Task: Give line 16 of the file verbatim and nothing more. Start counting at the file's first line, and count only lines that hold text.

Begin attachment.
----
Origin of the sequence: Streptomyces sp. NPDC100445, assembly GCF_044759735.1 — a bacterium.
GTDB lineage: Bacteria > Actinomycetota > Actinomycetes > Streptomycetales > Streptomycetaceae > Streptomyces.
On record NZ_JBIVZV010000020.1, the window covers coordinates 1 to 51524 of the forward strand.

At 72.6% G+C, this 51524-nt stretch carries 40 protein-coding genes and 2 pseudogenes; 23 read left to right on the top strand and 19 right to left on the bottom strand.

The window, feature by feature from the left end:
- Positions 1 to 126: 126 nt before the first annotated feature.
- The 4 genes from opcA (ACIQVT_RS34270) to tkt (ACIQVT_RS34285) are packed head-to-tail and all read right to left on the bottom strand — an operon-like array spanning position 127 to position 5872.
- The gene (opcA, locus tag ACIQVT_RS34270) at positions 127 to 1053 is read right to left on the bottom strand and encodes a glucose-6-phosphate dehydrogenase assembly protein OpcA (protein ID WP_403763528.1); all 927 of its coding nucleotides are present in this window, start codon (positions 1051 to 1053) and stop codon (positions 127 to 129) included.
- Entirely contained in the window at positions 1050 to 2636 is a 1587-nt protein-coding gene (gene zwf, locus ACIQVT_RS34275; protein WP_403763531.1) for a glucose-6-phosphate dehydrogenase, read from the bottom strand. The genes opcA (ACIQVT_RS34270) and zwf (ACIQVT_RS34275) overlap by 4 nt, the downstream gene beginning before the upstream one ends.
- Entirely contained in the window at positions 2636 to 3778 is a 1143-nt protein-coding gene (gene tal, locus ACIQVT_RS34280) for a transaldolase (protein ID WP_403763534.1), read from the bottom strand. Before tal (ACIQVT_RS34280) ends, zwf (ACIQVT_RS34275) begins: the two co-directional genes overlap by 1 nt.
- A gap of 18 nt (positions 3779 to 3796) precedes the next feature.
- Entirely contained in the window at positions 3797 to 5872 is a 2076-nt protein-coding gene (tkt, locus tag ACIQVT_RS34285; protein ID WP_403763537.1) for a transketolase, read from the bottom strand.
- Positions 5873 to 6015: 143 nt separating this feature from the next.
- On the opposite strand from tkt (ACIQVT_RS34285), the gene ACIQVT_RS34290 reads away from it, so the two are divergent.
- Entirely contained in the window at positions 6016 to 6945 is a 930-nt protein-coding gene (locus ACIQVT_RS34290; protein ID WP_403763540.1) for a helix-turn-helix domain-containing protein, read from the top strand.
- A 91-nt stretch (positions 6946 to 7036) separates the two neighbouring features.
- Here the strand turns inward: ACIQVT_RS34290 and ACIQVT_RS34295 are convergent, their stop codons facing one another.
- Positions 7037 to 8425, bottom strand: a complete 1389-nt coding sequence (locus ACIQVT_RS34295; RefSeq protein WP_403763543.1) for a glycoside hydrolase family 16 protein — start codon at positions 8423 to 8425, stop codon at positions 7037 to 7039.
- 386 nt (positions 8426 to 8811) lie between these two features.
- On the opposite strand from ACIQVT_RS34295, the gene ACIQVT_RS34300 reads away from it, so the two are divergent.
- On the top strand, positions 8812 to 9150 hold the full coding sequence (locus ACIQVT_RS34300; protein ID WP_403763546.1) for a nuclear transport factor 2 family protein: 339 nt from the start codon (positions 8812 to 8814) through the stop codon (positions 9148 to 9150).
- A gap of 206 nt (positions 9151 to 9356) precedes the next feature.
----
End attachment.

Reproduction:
- A 91-nt stretch (positions 6946 to 7036) separates the two neighbouring features.